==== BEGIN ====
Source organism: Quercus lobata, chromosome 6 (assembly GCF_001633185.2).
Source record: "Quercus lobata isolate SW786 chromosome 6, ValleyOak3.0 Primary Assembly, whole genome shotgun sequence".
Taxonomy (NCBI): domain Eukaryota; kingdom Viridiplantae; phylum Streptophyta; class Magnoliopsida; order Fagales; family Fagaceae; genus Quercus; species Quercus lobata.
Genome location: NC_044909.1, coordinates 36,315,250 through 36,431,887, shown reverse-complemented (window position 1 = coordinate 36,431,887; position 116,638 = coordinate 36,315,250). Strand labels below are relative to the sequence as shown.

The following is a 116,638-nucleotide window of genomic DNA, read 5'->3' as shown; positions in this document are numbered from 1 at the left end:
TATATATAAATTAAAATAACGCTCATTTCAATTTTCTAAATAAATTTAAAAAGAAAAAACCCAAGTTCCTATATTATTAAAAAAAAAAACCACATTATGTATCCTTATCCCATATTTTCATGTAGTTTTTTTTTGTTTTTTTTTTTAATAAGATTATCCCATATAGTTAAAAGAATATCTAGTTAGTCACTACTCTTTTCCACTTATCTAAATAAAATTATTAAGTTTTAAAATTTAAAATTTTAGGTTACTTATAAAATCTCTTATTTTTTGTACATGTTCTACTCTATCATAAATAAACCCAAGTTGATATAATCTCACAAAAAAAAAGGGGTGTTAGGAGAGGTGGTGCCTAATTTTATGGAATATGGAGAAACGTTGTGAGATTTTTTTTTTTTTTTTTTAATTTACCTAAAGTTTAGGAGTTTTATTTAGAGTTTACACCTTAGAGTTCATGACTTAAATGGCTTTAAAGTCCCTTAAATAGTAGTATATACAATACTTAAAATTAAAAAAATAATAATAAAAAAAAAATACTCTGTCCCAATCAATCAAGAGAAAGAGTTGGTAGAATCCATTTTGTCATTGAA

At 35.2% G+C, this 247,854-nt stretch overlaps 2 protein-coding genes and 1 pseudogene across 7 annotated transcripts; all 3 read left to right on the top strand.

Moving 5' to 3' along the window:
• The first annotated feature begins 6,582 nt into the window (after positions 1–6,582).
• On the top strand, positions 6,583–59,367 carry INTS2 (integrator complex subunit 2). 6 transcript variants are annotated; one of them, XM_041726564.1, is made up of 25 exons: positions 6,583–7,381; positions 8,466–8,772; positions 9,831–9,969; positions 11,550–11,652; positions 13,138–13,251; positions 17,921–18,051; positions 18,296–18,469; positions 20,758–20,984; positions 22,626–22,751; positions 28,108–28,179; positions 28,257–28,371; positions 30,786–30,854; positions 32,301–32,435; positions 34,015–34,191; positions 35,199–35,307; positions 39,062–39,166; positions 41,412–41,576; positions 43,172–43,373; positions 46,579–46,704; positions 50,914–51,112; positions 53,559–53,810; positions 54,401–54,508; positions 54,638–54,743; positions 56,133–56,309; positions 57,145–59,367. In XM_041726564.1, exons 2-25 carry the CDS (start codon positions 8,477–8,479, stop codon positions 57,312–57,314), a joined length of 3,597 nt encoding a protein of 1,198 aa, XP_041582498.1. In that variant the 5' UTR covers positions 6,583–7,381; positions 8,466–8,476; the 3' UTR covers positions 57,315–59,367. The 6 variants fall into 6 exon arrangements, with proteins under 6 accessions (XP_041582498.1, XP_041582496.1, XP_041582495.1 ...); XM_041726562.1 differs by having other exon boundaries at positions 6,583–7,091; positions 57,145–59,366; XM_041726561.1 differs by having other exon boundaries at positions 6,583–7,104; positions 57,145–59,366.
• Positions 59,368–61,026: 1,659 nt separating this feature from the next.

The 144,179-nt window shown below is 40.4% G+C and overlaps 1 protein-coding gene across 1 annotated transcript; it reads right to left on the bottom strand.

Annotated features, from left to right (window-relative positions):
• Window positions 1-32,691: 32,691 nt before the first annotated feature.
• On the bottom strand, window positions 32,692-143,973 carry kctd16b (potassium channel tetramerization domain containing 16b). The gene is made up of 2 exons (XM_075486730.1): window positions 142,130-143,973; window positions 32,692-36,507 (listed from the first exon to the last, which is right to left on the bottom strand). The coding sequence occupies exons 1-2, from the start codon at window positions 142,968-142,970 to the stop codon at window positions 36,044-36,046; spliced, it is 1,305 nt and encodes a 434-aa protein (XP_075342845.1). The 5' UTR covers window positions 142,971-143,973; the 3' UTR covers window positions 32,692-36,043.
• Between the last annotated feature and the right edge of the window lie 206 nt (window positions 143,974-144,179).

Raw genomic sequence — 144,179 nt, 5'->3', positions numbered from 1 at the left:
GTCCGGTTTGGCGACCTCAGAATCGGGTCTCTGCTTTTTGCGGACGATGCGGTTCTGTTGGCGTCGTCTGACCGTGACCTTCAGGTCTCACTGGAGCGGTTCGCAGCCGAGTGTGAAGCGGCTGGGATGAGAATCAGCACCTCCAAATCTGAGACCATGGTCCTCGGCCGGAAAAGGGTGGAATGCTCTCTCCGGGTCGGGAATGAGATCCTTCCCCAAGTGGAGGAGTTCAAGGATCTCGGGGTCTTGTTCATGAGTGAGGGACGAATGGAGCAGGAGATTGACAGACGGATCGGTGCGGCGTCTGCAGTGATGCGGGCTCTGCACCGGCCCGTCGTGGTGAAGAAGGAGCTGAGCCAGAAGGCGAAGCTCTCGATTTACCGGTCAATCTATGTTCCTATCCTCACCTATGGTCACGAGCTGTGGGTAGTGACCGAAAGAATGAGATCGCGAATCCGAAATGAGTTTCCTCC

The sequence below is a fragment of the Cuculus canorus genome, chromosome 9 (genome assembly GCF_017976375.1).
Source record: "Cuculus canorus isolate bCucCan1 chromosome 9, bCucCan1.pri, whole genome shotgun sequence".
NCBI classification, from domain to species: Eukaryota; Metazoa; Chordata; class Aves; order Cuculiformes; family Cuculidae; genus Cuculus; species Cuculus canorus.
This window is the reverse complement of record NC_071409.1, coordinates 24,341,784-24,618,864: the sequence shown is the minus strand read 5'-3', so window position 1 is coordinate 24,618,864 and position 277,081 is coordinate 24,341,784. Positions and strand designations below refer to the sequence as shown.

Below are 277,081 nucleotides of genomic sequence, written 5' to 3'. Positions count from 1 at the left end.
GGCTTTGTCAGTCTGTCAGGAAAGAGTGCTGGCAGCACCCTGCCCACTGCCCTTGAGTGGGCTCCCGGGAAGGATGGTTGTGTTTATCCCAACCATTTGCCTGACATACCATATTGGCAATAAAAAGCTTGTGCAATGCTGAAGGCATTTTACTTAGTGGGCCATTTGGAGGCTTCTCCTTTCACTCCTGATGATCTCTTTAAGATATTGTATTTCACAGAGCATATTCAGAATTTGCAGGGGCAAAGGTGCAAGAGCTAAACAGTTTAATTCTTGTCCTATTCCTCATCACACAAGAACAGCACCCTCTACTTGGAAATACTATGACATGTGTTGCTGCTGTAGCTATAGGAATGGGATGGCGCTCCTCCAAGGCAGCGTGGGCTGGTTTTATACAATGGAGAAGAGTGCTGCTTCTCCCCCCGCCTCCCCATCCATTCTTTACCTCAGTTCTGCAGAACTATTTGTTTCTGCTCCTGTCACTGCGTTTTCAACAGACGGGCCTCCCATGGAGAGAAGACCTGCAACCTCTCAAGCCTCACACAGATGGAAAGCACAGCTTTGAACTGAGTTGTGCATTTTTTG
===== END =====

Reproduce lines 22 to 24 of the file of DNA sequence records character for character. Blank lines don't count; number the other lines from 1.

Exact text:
This window is the reverse complement of record NC_071409.1, coordinates 24,341,784-24,618,864: the sequence shown is the minus strand read 5'-3', so window position 1 is coordinate 24,618,864 and position 277,081 is coordinate 24,341,784. Positions and strand designations below refer to the sequence as shown.

Below are 277,081 nucleotides of genomic sequence, written 5' to 3'. Positions count from 1 at the left end.
GGCTTTGTCAGTCTGTCAGGAAAGAGTGCTGGCAGCACCCTGCCCACTGCCCTTGAGTGGGCTCCCGGGAAGGATGGTTGTGTTTATCCCAACCATTTGCCTGACATACCATATTGGCAATAAAAAGCTTGTGCAATGCTGAAGGCATTTTACTTAGTGGGCCATTTGGAGGCTTCTCCTTTCACTCCTGATGATCTCTTTAAGATATTGTATTTCACAGAGCATATTCAGAATTTGCAGGGGCAAAGGTGCAAGAGCTAAACAGTTTAATTCTTGTCCTATTCCTCATCACACAAGAACAGCACCCTCTACTTGGAAATACTATGACATGTGTTGCTGCTGTAGCTATAGGAATGGGATGGCGCTCCTCCAAGGCAGCGTGGGCTGGTTTTATACAATGGAGAAGAGTGCTGCTTCTCCCCCCGCCTCCCCATCCATTCTTTACCTCAGTTCTGCAGAACTATTTGTTTCTGCTCCTGTCACTGCGTTTTCAACAGACGGGCCTCCCATGGAGAGAAGACCTGCAACCTCTCAAGCCTCACACAGATGGAAAGCACAGCTTTGAACTGAGTTGTGCATTTTTTG